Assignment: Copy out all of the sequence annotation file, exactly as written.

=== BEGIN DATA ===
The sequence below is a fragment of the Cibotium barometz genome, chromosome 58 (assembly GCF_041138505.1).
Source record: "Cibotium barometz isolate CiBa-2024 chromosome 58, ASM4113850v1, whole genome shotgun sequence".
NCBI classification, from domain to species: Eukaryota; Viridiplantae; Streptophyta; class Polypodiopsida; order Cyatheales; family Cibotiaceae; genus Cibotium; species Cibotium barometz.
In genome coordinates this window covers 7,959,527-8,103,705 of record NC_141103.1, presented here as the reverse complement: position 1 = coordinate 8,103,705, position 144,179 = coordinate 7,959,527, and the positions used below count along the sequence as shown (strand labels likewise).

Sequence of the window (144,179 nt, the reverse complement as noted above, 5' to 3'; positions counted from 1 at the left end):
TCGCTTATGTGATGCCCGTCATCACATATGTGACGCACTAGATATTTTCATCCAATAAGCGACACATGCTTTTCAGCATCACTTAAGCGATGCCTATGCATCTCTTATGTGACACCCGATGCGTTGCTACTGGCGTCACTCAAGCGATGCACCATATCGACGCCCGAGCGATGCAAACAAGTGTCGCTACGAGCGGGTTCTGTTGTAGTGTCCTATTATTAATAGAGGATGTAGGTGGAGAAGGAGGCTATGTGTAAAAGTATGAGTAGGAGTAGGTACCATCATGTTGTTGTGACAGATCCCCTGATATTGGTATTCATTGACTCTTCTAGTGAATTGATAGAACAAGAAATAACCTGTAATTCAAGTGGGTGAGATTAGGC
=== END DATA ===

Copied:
The sequence below is a fragment of the Cibotium barometz genome, chromosome 58 (assembly GCF_041138505.1).
Source record: "Cibotium barometz isolate CiBa-2024 chromosome 58, ASM4113850v1, whole genome shotgun sequence".
NCBI classification, from domain to species: Eukaryota; Viridiplantae; Streptophyta; class Polypodiopsida; order Cyatheales; family Cibotiaceae; genus Cibotium; species Cibotium barometz.
In genome coordinates this window covers 7,959,527-8,103,705 of record NC_141103.1, presented here as the reverse complement: position 1 = coordinate 8,103,705, position 144,179 = coordinate 7,959,527, and the positions used below count along the sequence as shown (strand labels likewise).

Sequence of the window (144,179 nt, the reverse complement as noted above, 5' to 3'; positions counted from 1 at the left end):
TCGCTTATGTGATGCCCGTCATCACATATGTGACGCACTAGATATTTTCATCCAATAAGCGACACATGCTTTTCAGCATCACTTAAGCGATGCCTATGCATCTCTTATGTGACACCCGATGCGTTGCTACTGGCGTCACTCAAGCGATGCACCATATCGACGCCCGAGCGATGCAAACAAGTGTCGCTACGAGCGGGTTCTGTTGTAGTGTCCTATTATTAATAGAGGATGTAGGTGGAGAAGGAGGCTATGTGTAAAAGTATGAGTAGGAGTAGGTACCATCATGTTGTTGTGACAGATCCCCTGATATTGGTATTCATTGACTCTTCTAGTGAATTGATAGAACAAGAAATAACCTGTAATTCAAGTGGGTGAGATTAGGC